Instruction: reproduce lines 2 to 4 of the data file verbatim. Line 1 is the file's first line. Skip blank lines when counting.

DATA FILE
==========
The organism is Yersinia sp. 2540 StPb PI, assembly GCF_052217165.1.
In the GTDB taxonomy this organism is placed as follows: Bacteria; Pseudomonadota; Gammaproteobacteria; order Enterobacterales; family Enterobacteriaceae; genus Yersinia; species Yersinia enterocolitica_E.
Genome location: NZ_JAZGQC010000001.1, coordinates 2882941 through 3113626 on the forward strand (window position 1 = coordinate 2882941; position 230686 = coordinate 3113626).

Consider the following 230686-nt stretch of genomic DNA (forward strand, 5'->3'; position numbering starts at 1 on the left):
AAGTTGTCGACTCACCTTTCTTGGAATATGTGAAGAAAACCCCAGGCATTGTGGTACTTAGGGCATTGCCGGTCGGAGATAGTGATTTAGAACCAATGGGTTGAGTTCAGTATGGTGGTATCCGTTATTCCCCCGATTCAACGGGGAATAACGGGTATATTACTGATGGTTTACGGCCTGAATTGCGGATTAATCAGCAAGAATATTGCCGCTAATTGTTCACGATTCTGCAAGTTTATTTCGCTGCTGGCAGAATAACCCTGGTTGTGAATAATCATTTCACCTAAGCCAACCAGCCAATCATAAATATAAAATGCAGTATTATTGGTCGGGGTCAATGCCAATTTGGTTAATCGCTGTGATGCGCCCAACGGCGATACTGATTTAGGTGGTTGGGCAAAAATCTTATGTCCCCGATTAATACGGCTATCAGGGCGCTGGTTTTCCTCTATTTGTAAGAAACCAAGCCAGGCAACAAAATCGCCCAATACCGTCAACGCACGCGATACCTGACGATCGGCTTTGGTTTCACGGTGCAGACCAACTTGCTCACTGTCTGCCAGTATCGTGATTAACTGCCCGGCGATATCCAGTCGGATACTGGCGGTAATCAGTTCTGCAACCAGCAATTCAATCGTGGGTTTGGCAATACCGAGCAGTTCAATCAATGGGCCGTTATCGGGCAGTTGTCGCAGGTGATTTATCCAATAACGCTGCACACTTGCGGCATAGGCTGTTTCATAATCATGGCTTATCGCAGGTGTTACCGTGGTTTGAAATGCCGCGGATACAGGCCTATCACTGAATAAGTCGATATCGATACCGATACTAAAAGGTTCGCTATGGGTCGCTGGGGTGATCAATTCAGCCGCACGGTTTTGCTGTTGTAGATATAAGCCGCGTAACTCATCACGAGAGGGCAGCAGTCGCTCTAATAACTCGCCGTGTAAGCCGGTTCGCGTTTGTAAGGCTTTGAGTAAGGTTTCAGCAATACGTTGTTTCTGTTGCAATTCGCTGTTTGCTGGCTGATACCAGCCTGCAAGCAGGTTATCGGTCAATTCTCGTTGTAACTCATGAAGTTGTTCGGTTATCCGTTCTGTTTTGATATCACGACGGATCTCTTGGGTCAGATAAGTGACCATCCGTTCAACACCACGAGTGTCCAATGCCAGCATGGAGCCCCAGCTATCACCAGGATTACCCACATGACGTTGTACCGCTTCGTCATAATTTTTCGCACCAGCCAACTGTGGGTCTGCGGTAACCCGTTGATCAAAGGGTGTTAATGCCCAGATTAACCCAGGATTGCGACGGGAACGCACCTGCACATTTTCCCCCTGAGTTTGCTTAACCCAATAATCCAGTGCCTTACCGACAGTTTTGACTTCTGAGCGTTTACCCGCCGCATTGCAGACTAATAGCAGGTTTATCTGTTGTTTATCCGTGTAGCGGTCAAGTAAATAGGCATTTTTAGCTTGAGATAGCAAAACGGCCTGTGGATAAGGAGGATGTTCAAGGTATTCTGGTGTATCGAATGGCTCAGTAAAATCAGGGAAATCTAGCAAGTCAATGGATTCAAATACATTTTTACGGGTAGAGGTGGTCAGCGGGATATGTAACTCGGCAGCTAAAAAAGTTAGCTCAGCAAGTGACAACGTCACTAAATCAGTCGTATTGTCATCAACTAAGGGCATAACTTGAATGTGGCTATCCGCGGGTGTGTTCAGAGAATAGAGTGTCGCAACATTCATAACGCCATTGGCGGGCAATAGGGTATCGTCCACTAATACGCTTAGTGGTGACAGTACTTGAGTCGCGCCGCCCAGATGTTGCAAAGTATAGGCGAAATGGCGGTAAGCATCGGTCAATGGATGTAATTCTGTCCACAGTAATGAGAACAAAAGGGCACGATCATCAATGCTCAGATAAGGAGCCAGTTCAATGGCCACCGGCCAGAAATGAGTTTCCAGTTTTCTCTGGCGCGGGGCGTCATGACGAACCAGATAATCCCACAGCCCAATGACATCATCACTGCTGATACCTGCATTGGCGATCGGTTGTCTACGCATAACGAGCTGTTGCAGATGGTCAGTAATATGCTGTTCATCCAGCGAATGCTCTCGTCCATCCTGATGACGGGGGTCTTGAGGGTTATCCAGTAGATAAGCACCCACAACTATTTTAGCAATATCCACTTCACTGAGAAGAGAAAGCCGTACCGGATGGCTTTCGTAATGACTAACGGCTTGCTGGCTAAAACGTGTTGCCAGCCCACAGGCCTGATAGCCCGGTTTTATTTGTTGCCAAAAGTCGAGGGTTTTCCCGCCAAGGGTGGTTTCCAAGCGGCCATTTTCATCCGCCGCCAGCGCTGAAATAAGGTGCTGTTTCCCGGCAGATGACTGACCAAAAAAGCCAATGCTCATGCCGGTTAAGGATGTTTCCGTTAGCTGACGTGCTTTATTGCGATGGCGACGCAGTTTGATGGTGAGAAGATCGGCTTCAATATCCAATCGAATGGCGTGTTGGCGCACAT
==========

In the GTDB taxonomy this organism is placed as follows: Bacteria; Pseudomonadota; Gammaproteobacteria; order Enterobacterales; family Enterobacteriaceae; genus Yersinia; species Yersinia enterocolitica_E.
Genome location: NZ_JAZGQC010000001.1, coordinates 2882941 through 3113626 on the forward strand (window position 1 = coordinate 2882941; position 230686 = coordinate 3113626).

Consider the following 230686-nt stretch of genomic DNA (forward strand, 5'->3'; position numbering starts at 1 on the left):